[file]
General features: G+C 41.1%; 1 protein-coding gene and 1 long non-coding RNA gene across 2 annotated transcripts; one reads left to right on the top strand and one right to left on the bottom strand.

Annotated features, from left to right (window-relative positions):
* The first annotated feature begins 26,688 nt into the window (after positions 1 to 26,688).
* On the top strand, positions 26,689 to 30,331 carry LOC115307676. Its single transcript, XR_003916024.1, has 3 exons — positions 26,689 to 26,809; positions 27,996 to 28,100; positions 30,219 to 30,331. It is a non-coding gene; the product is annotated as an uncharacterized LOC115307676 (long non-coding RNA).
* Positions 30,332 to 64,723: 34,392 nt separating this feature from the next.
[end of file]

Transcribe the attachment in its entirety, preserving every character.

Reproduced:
General features: G+C 41.1%; 1 protein-coding gene and 1 long non-coding RNA gene across 2 annotated transcripts; one reads left to right on the top strand and one right to left on the bottom strand.

Annotated features, from left to right (window-relative positions):
* The first annotated feature begins 26,688 nt into the window (after positions 1 to 26,688).
* On the top strand, positions 26,689 to 30,331 carry LOC115307676. Its single transcript, XR_003916024.1, has 3 exons — positions 26,689 to 26,809; positions 27,996 to 28,100; positions 30,219 to 30,331. It is a non-coding gene; the product is annotated as an uncharacterized LOC115307676 (long non-coding RNA).
* Positions 30,332 to 64,723: 34,392 nt separating this feature from the next.